Mitch McConnell Pledges Fast Action For Secretive Trade Deals

UNITED STATES - JANUARY 07: From left, Sen. Roger Wicker, R-Miss., Senate Majority Leader Mitch McConnell, R-Ky., Sen. John T
UNITED STATES - JANUARY 07: From left, Sen. Roger Wicker, R-Miss., Senate Majority Leader Mitch McConnell, R-Ky., Sen. John Thune, R-S.D., and Senate Majority Whip John Conryn, R-Texas, conduct a news conference after the senate luncheons in the Capitol, January 7, 2015. (Photo By Tom Williams/CQ Roll Call)

WASHINGTON -- New Senate Majority Leader Mitch McConnell (R-Ky.) pledged Wednesday to move full speed ahead to give President Barack Obama so-called fast track authority to cut massive new trade deals with little oversight.

The last grant of fast track authority, formally known as Trade Promotion Authority, expired in 2007. It allowed the president to negotiate trade deals without consulting Congress and to sign the agreements on his own. Congress' role was reduced to voting yes or no on the resulting deal, with no amendments and none of the procedural hurdles that lawmakers can typically employ when they don't like something.

Sen. Harry Reid (D-Nev.) adamantly opposed granting that power to Obama in the last Congress while he was majority leader, but McConnell said Wednesday that he would make TPA a priority.

"We're in active discussion on TPA," said McConnell, adding, "It’s an enormous grant of power, obviously, from a Republican Congress to a Democratic president, but that’s how much we believe in trade as an important part of America's economy."

Obama hadn't shown all that much interest in the authority until his administration began negotiating two pending trade deals -- the Trans-Pacific Partnership, which involves 12 nations, and the Transatlantic Trade and Investment Partnership with the European Union. During his first presidential campaign he criticized trade deals and even pledged to renegotiate the North American Free Trade Agreement.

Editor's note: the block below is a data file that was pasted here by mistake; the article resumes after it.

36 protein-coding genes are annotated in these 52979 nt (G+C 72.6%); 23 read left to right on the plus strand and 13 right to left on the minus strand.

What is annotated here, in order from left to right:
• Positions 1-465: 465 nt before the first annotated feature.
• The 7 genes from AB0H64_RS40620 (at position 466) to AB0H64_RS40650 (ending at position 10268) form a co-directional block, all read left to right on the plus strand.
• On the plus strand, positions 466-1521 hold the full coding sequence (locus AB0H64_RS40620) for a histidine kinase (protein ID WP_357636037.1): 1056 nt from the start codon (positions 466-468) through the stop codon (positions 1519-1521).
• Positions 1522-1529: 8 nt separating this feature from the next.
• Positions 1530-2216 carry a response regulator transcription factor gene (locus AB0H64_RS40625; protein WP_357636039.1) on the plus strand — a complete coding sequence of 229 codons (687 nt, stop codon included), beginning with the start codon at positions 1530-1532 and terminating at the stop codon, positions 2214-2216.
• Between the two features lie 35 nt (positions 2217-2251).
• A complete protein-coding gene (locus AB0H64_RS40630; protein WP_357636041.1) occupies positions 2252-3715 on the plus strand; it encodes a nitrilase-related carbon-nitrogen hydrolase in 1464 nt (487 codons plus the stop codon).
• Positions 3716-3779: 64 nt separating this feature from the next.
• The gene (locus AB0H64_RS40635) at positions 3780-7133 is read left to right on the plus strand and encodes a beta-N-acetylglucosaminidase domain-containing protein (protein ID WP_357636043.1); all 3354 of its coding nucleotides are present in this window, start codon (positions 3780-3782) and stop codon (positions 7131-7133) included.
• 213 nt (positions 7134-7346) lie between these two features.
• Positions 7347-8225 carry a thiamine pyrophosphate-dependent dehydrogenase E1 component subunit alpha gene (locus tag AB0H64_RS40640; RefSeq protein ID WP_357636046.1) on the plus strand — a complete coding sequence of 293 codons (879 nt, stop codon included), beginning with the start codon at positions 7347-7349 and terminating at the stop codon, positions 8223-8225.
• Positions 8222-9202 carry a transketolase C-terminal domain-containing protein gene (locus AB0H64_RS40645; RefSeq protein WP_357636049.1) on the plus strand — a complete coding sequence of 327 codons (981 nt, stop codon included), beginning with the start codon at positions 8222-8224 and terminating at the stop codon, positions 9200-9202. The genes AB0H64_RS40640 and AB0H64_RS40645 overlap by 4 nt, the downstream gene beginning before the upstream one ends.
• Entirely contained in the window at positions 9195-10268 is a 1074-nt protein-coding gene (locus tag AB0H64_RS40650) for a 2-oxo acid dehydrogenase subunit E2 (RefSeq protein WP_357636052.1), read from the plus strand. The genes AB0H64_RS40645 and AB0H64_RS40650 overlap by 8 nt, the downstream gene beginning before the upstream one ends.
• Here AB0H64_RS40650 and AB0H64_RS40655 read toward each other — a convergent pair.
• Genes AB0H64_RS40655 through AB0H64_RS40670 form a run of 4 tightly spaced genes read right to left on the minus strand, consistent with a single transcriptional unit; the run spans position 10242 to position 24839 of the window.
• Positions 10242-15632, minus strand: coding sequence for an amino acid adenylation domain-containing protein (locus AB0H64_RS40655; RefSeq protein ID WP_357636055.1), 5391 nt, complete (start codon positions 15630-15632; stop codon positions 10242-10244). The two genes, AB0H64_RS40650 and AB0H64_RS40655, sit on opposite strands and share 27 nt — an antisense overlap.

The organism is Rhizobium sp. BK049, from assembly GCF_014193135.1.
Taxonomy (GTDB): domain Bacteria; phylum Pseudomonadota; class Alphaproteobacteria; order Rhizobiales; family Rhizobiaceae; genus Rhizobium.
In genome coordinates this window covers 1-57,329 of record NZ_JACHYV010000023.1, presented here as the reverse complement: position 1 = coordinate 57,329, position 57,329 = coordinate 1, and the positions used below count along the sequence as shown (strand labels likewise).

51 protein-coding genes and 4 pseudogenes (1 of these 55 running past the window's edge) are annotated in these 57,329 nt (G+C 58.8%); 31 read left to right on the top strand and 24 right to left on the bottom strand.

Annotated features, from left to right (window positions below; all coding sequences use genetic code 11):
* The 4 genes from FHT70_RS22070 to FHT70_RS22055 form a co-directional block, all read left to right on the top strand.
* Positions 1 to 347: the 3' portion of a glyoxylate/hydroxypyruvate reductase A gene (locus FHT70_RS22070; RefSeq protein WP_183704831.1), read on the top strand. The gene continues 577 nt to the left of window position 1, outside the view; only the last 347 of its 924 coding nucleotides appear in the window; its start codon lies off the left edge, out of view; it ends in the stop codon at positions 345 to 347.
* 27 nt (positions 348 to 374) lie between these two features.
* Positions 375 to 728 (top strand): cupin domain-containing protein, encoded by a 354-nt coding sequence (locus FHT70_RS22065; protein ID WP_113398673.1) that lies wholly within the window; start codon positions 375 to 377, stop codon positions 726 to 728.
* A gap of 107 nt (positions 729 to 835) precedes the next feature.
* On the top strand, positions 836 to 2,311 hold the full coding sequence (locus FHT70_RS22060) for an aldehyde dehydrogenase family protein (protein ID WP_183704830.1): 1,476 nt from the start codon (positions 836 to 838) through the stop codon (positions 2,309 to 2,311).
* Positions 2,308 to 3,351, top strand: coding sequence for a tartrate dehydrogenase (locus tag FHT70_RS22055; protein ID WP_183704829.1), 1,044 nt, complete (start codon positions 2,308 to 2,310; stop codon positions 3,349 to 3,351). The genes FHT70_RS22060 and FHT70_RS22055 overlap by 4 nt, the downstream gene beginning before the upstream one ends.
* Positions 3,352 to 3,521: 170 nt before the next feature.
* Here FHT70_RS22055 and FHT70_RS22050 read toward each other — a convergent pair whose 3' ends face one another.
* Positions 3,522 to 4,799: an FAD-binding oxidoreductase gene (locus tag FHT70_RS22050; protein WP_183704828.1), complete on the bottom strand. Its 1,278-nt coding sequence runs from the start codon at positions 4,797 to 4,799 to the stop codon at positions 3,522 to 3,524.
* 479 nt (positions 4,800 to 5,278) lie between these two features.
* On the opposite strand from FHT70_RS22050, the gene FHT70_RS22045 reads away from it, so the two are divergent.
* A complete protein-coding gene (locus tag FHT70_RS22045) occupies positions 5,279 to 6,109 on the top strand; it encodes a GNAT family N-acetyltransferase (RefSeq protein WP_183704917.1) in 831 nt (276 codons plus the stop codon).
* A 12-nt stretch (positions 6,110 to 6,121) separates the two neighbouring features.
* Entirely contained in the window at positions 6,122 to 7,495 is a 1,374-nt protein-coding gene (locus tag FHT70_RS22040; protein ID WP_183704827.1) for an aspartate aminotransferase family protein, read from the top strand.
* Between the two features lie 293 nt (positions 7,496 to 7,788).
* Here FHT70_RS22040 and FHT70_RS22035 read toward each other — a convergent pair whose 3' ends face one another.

"I’m happy the president has now become a born-again free trader. It’s high time," McConnell said. "He’s only got two years left, and we think this is an area where we can make progress and you can look for us to act on TPA."

The negotiations over and proposed contents of the two huge deals that TPA would facilitate are secret, except for leaks about the deals that have sparked alarm from labor and environmental advocates, among others.

But McConnell said giving Obama the power to proceed would be an example of Republicans coming together with Democrats to accomplish the goals of the American people, much in the way he said the Senate will pass with some Democratic support the controversial Keystone pipeline bill and new curbs on Obamacare.

He did concede that many Democrats oppose fast track authority, but said it would be up to Obama to keep them in line.

"This is an area where I think we can do something important for the country," McConnell said at his Capitol Hill news conference. "The big challenge for the president is going to be to get his own members to give him the authority to negotiate this deal and to send it up to us. He’s going to have to stand up to the AFL-CIO. He’s going to have to stand up to the political left of his party and help us do something important for the American people in the middle, the moderate center."

"What the American people are saying is they want us to look for areas of agreement, and this certainly is one of them," McConnell said.

Ironically, the pending deals are actually less popular among Republicans than among Democrats, and recently tea party activists have been denouncing them as "Obamatrade."

Generally, the Senate ratifies treaties on a two-thirds majority vote. But the enormous trade agreements would be unlikely to receive those 67 votes, between the Democrats and certain tea party-allied Republicans in opposition.

McConnell would need only 60 votes to pass the fast track authority, and then trade deals would require just 51 votes to pass. Americans would not see the text of the deals until they were completed by the administration, and Congress would be unable to amend the agreements.

Michael McAuliff covers Congress and politics for The Huffington Post. Talk to him on Facebook.



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